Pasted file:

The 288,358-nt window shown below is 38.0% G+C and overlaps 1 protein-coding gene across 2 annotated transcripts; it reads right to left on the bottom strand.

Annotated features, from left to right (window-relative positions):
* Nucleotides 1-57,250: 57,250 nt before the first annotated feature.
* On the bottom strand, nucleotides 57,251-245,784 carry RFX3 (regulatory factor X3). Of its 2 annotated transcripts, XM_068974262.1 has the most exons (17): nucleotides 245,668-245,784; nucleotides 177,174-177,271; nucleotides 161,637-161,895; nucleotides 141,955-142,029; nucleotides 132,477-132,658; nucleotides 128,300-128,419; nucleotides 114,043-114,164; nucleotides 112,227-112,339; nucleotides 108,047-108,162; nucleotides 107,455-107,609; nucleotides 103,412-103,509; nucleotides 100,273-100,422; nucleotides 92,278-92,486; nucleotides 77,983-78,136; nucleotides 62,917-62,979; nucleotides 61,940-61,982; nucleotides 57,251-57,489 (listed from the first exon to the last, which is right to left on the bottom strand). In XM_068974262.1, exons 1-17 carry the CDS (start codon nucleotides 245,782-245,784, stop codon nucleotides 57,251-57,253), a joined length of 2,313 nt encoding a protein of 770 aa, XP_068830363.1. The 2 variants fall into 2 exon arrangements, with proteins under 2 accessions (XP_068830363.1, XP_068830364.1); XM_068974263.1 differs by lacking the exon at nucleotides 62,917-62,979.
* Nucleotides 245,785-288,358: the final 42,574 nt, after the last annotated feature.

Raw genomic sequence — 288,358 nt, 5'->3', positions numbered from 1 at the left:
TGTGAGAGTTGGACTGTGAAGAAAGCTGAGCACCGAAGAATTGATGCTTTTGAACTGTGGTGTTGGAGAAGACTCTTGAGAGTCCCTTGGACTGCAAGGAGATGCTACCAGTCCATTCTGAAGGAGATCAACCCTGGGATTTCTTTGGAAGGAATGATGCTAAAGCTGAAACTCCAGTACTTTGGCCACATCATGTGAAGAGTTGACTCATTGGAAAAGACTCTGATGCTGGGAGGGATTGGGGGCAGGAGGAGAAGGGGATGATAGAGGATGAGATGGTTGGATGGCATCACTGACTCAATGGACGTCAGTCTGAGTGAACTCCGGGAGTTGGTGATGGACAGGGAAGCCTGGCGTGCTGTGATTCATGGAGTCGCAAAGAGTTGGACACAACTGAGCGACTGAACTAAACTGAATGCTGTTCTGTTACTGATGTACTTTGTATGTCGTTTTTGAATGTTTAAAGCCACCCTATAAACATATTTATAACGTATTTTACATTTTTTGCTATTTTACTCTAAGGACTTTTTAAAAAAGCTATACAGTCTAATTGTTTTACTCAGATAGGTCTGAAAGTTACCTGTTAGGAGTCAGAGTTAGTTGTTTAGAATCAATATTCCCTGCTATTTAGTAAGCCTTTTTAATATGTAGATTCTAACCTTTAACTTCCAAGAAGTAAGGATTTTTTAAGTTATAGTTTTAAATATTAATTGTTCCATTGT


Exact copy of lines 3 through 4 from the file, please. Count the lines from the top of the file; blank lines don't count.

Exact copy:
* Nucleotides 1-57,250: 57,250 nt before the first annotated feature.
* On the bottom strand, nucleotides 57,251-245,784 carry RFX3 (regulatory factor X3). Of its 2 annotated transcripts, XM_068974262.1 has the most exons (17): nucleotides 245,668-245,784; nucleotides 177,174-177,271; nucleotides 161,637-161,895; nucleotides 141,955-142,029; nucleotides 132,477-132,658; nucleotides 128,300-128,419; nucleotides 114,043-114,164; nucleotides 112,227-112,339; nucleotides 108,047-108,162; nucleotides 107,455-107,609; nucleotides 103,412-103,509; nucleotides 100,273-100,422; nucleotides 92,278-92,486; nucleotides 77,983-78,136; nucleotides 62,917-62,979; nucleotides 61,940-61,982; nucleotides 57,251-57,489 (listed from the first exon to the last, which is right to left on the bottom strand). In XM_068974262.1, exons 1-17 carry the CDS (start codon nucleotides 245,782-245,784, stop codon nucleotides 57,251-57,253), a joined length of 2,313 nt encoding a protein of 770 aa, XP_068830363.1. The 2 variants fall into 2 exon arrangements, with proteins under 2 accessions (XP_068830363.1, XP_068830364.1); XM_068974263.1 differs by lacking the exon at nucleotides 62,917-62,979.